Jurors are set to get their first look on Tuesday at a voting machine company’s 1.6 billion dollar (£1.29 billion) defamation lawsuit against Fox News in a trial over the network’s alleged role in spreading the lie of a stolen 2020 presidential election.
The trial began with the judge conferring with lawyers on both sides after he granted a one-day delay that offered time to see if they could work out a settlement.
Jury selection and opening statements had been scheduled for Monday in Dominion Voting Systems’ lawsuit. The Denver-based company aims to hold Fox accountable for airing false allegations of election fraud that continue to hit US politics.
Delaware Superior Court Judge Eric Davis gave no explanation for the brief delay. But he suggested the companies try to mediate their dispute, according to a person close to Fox who was not authorised to speak publicly about the lawsuit’s status and spoke on the condition of anonymity.
Fox News stars such as Tucker Carlson and Sean Hannity, as well as company founder Rupert Murdoch, are expected to testify during the six-week trial, but it is unclear whether any witnesses would be called on Tuesday.
Dominion claims New York-based Fox News and its parent company, Fox Corp, essentially bulldozed the voting company’s business and subjected employees to threats by falsely implicating it in a bogus conspiracy to rig the election against Mr Trump.
In the weeks after Election Day, prominent Fox News hosts brought on Trump allies who falsely claimed that Dominion’s machines were programmed to snatch votes away from the Republican incumbent and pad the Democratic challenger’s total.
Many of Fox’s hosts and executives were said not to believe the claims but allowed them to be aired nevertheless.
Pointing to communications among Fox figures, from executives to fact-checkers, Dominion argues that the network knowingly amplified falsehoods for the sake of ratings.
Fox says it simply reported on Mr Trump’s challenges to the election results and let viewers hear from his lawyers and allies.
“Dominion’s lawsuit is a political crusade in search of a financial windfall, but the real cost would be cherished First Amendment rights,” the network said in a statement last week.
Fox said its hosts sometimes alluded to a need for evidence to back up the allegations and noted that Dominion denied the claims.
Dozens of courts, some with Trump-appointed judges, also rejected his fraud allegations.
A key question for the jury is whether Fox News acted with “actual malice”, a legal standard that applies when public figures sue news outlets for defamation. The standard, derived from a 1964 Supreme Court case, means knowingly publishing or airing something false or operating with “reckless disregard” for whether it is true.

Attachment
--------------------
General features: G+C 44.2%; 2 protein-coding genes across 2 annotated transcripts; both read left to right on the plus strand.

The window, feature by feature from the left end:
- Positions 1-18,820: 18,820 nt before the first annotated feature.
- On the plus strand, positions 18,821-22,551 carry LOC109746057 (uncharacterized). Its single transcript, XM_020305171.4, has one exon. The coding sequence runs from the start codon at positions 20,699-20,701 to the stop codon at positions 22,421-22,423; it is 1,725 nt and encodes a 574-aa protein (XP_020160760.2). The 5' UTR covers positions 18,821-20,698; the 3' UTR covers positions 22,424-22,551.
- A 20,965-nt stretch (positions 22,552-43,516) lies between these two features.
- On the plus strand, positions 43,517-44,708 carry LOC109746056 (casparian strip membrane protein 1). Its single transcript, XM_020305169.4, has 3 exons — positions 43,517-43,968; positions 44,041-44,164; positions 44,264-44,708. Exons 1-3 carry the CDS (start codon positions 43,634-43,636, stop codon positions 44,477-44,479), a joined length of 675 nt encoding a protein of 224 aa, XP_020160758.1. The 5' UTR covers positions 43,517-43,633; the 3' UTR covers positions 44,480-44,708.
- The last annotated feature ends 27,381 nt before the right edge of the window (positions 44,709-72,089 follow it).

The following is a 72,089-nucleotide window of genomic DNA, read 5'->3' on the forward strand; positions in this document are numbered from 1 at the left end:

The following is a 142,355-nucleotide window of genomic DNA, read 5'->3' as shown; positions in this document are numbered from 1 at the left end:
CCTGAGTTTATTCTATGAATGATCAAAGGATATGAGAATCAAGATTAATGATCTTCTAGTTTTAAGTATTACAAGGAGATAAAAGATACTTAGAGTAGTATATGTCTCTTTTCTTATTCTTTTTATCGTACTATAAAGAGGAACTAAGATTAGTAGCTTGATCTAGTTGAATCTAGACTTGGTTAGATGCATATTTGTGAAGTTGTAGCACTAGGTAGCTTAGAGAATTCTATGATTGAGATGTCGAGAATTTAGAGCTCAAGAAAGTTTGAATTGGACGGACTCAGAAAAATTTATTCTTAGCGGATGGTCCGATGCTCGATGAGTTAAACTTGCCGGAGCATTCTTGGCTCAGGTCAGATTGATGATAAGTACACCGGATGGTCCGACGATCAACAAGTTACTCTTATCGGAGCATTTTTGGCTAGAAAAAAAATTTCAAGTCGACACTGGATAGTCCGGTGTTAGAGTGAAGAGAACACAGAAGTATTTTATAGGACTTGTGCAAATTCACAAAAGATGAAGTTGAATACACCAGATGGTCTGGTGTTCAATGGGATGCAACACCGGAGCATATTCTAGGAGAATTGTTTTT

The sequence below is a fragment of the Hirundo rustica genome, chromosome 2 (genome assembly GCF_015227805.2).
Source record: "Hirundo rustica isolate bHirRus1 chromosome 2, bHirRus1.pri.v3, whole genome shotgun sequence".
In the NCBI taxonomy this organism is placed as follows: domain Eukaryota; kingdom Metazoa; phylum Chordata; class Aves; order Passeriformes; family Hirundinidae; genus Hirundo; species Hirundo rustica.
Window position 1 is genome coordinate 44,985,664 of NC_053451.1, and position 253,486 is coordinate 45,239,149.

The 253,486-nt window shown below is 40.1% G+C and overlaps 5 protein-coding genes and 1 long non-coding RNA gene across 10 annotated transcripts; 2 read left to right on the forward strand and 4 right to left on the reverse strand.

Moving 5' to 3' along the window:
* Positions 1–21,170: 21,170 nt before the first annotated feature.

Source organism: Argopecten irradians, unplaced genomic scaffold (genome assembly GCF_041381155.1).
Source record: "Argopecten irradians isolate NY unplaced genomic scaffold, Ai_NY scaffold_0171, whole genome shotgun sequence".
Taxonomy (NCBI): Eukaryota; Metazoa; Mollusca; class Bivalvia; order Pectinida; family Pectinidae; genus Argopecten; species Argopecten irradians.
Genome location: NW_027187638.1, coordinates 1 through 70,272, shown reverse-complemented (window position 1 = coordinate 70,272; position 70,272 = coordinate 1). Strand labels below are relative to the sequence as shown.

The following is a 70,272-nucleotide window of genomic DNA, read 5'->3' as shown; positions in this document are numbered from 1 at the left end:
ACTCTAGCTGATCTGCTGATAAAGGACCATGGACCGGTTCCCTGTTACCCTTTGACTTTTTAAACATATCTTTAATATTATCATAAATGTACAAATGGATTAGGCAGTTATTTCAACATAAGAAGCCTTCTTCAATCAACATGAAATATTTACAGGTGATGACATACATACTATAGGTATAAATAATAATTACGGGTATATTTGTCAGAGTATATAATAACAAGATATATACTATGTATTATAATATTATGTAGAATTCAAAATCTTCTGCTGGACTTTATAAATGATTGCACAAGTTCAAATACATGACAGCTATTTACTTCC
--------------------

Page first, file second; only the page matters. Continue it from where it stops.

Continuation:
Dominion has pointed to text and email messages in which Fox insiders discounted and sometimes overtly mocked the vote manipulation claims. One Fox Corp vice president called them “mind-blowingly nuts”.
Mr Carlson, Fox News’ biggest star, even expressed scorn for Mr Trump, whose supporters formed the core of the network’s viewers. Text exchanges revealed as part of the lawsuit show Mr Carlson declaring “I hate him passionately” and saying that “we are very, very close to being able to ignore Trump most nights”.
Mr Murdoch, the Fox News founder and Fox Corp chairman, found the election claims “really crazy”, according to an email he sent while watching a news conference that Trump lawyers gave on November 19, 2020.
“Terrible stuff damaging everybody, I fear. Probably hurting us too,” Mr Murdoch told Fox News chief executive Suzanne Scott in another email that day.
Yet talk of the alleged conspiracy continued to air on Fox for weeks after the voting.
In his deposition for the case, Mr Murdoch acknowledged the 2020 presidential election was fair while also acknowledging that some of Fox’s hosts seemed to endorse the bogus election claims.
The network also maintains that Dominion’s claims of lost business are massively inflated.
Judge Davis criticised the network last week for what he saw as “misrepresentations” and belated disclosures of some information in the case. On Friday, a Fox lawyer apologised in a letter to the judge for what the lawyer described as a misunderstanding about the disclosure of Mr Murdoch’s formal role at Fox News.